St. Venerable Bede, Monk and Scholar, “The Father of English History”

English Language Study for Russian Orthodox Learners

St. Venerable Bede, Monk and Scholar, “The Father of English History” (✝735)
Feast Day –  May 12 (25)

Whatever your task, work heartily, as serving the
Lord and not men, knowing that from the Lord you
will receive the inheritance as your reward; you
are serving the Lord Christ. - Colossians, 3:23-24

Saint BedeThe Venerable Bede was an outstanding scholar and the first historian of the English Church.  His works are the most important source of our knowledge about the beginning of Christianity in England and the lives of the early saints.

St. Bede was born in Northumbria in 672 or 673 A.D.  Not much is known about his early years.  Some ancient documents suggest that the saint came from a noble and well-to-do family.*  At age 7, he was entrusted to the care of St. Abbot Benedictt Biscop, the founder of Sts. Peter and Paul monastery in Jarrow.

As a child, St. Bede already showed an amazing capacity for learning.  His saintly teachers, the monks, nourished the youth’s talents and instructed him in the literature and sciences known at that time.  St. Bede studied astronomy, arithmetic, grammar, history, lives of saints and ancient philosophy.  He knew Greek, Latin and Hebrew, and could read many works of classical authors in the original language.  St. Bede was especially well-versed in the Holy Scriptures.

The young scholar was also a pious monk who performed his duties with great zeal.  At 19 St. Bede was ordained a deacon, and at age 30 he became a priest.  Venerable Bede spent all his life in Jarrow – learning, writing, and copying the holy books.  Only once he left the monastery, to teach in the school at York for a few months.

During his lifetime, St. Bede became such a respected author in matters of faith that, by decision of a Church council, his writings were publicly read in English churches.  His works were widely read throughout Europe.  In addition to copying many sacred texts,  St. Bede wrote 45 books of his own, including commentaries on the Bible.  He also created The Martyrology, a listing of saints.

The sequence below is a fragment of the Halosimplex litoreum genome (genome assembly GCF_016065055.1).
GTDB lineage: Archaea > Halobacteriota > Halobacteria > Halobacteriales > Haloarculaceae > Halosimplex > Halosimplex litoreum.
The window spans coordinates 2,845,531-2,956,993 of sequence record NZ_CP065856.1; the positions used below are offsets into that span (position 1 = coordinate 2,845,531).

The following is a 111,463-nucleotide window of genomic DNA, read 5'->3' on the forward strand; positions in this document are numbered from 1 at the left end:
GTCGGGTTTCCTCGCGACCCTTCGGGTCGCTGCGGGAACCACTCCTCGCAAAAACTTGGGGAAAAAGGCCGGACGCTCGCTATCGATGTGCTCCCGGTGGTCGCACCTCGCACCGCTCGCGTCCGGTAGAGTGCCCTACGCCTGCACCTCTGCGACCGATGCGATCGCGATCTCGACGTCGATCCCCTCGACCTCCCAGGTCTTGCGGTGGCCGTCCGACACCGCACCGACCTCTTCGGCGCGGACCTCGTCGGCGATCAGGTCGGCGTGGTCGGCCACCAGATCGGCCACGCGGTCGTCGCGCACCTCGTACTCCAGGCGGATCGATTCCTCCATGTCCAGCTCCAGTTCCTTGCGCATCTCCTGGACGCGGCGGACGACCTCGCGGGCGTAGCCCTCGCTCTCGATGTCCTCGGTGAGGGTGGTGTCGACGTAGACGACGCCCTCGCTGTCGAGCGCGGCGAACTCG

Of all St. Bede’s writings, An Ecclesiastical History of the English People is the best-known.  No other work written at that time gives us such a detailed account of the early English Church.  The History, which consists of five volumes, starts from the period of Roman Britain and the martyrdom of St. Alban and chronicles the first missionaries to the British Isles, the spread of Christianity through the kingdoms, and the first English saints.

Venerable Bede wanted his countrymen to be able to read the word of God in their own language.  He translated into English parts of the Holy Bible and many writings of the ancient Church Fathers.  The saint died during the Great Lent, on the day when he completed translating  the Gospel of John.  His last words were, “Glory to the Father, and to the Son, and to the Holy Spirit.  As in the beginning, so now, and forever.”

Unfortunately, not all the works of St. Bede were preserved to this day.  Most of his translations, including the Gospel of St. John, were lost.

It is interesting to note that the words that express chronological dating – Anno Domini (A.D., in the year of our Lord) – came into common use thanks to the writings of St. Bede.

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* The Anglo-Saxon Chronicle

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